Carly Rae Jepsen is canceling her performance at the national Boy Scouts of America Jamboree because of the organization’s exclusion of gays.
With the Boy Scouts of America entangled in a furor over its ban on gays, lesser-known youth organizations across the ideological spectrum see an opportunity. They wonder if the turmoil might prompt some to give them a closer look as options.
There were hopes that Boy Scout officials would vote today on changing the policy that excludes gay members and leaders. But late Wednesday morning, the Scouts announced they are delaying a decision because “more deliberation is needed.”
Just as leaders with the Boy Scouts of America sit down for meetings in Irving, to discuss removing the national membership restriction on sexual orientation, gay scouts and leaders will deliver signed petitions supporting an end to the ban.
The Boys Scouts of America, based in Irving, is considering an about face on it’s longstanding
ban on openly gay scouts and leaders.
Gov. Rick Perry said emphatically Saturday that the Boy Scouts of America shouldn’t soften its strict no-gays membership policy, and suggested that bending the organization to the whims of popular culture is wrong.
A Texas judge has reaffirmed an earlier ruling requiring the Boy Scouts of America to turn over “perversion” files kept on abuse claims, though it’s unlikely that will happen soon.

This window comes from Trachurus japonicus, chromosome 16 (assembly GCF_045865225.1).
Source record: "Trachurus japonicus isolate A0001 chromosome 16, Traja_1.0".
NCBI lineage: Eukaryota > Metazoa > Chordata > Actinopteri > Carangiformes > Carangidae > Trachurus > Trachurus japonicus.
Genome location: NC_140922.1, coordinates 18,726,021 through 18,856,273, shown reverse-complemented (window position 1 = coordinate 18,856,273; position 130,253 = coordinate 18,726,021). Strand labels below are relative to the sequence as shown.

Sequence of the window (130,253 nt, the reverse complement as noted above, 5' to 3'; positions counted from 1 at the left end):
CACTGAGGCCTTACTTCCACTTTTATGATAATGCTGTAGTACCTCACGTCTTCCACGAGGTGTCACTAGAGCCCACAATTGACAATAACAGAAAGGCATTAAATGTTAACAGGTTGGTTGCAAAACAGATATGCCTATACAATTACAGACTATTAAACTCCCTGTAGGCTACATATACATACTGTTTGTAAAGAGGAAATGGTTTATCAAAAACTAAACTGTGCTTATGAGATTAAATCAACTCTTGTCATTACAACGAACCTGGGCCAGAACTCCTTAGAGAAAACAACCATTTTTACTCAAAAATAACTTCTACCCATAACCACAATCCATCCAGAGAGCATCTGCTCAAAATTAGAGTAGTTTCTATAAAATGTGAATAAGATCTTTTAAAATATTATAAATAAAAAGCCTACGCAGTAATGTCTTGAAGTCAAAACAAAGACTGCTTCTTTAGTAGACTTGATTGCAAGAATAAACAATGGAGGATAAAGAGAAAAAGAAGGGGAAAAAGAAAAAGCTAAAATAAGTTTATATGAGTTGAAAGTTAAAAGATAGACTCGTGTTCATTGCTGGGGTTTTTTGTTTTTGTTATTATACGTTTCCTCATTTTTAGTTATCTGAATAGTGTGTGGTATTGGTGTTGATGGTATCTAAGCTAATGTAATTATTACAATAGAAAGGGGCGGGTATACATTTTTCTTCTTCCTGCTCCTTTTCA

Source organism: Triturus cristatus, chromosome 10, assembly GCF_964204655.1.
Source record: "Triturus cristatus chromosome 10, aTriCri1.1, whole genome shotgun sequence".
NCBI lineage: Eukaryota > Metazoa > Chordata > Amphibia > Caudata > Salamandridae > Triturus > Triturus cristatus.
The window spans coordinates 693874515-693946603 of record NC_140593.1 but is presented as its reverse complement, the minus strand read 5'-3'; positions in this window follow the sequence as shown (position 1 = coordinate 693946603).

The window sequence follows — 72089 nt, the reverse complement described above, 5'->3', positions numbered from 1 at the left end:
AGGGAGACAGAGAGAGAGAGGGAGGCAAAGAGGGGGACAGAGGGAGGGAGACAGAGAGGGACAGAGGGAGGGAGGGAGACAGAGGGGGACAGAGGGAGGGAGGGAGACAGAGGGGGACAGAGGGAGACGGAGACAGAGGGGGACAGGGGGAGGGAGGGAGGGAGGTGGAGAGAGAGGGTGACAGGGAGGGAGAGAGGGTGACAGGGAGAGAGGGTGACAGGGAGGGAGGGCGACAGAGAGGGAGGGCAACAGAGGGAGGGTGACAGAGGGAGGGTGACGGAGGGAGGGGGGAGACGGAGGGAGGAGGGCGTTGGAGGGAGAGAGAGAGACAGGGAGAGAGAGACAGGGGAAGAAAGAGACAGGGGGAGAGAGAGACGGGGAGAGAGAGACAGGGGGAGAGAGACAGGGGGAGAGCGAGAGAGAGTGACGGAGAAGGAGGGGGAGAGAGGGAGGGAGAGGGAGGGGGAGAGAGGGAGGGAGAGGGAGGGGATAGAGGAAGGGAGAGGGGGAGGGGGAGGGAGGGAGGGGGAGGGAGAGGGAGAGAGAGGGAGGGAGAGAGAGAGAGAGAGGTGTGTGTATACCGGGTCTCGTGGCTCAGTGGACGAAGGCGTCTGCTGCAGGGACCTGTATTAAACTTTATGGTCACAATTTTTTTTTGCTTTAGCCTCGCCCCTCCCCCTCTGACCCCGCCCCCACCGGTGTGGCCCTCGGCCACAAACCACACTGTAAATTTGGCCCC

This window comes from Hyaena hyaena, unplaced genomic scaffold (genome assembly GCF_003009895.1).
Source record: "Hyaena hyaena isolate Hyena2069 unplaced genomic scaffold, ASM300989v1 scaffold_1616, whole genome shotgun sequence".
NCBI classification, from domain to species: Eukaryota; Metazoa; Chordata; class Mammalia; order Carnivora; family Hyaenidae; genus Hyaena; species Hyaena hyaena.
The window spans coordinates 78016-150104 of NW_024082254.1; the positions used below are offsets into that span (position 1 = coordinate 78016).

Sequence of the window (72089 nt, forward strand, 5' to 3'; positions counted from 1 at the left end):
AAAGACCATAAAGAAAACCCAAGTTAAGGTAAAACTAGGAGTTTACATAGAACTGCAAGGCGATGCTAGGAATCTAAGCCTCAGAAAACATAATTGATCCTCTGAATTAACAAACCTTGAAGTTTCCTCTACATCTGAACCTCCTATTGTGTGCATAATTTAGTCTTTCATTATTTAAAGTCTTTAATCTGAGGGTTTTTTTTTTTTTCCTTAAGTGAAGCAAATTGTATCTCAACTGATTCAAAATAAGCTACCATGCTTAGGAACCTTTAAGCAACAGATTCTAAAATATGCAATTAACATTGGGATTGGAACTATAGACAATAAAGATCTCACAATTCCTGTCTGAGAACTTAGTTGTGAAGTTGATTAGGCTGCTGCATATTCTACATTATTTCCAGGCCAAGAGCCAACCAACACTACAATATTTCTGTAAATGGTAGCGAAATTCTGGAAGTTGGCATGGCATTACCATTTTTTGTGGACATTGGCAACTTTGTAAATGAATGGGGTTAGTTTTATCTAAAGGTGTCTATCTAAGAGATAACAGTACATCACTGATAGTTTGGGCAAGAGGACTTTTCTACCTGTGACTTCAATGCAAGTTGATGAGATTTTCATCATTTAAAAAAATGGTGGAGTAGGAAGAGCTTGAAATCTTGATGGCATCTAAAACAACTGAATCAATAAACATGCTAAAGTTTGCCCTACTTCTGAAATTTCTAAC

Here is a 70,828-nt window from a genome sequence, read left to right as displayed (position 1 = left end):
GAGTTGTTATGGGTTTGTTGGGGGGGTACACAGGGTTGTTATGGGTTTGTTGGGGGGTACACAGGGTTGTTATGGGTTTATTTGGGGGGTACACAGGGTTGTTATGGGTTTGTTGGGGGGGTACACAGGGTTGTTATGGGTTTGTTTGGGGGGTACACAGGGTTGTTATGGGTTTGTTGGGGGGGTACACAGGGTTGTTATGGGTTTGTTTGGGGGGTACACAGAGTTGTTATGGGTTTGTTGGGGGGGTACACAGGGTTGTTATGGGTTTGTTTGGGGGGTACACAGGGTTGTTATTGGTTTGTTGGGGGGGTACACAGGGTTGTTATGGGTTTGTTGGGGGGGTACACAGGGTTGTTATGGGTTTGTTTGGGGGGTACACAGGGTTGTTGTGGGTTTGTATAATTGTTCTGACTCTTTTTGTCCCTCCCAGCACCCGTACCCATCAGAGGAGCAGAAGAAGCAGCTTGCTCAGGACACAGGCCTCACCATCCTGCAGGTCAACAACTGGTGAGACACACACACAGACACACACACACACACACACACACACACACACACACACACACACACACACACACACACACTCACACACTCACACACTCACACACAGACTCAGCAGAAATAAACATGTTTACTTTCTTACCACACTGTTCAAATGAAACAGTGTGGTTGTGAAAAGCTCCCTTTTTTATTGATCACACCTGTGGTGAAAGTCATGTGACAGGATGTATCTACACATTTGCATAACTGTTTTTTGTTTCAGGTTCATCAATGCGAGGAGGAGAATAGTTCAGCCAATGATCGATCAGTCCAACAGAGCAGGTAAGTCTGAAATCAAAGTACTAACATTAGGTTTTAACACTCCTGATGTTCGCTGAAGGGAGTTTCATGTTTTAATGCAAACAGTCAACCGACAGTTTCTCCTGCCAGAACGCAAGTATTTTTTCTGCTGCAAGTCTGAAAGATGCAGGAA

The Irving-based Boy Scouts of America is considering a dramatic change in its controversial policy of excluding gays as leaders and youth members.
The Irving-based Boy Scouts of America has won a stay of a court order that would have required them to turn over more than two decades of files the group kept on sexual abuse complaints.
Even as its past policies on sex-abuse prevention fuel controversy, the Boy Scouts of America is hosting an unprecedented closed-door symposium Thursday with other national youth organizations.
True to their motto, the Boys Scouts tried to be prepared. For months, they braced for the backlash sure to follow the court-ordered release of voluminous confidential files detailing decades of alleged sex abuse by Scout leaders.
Thousands of pages from the ‘Ineligible Volunteer’ list that were kept by the Irving-based Boy Scouts of America have been released.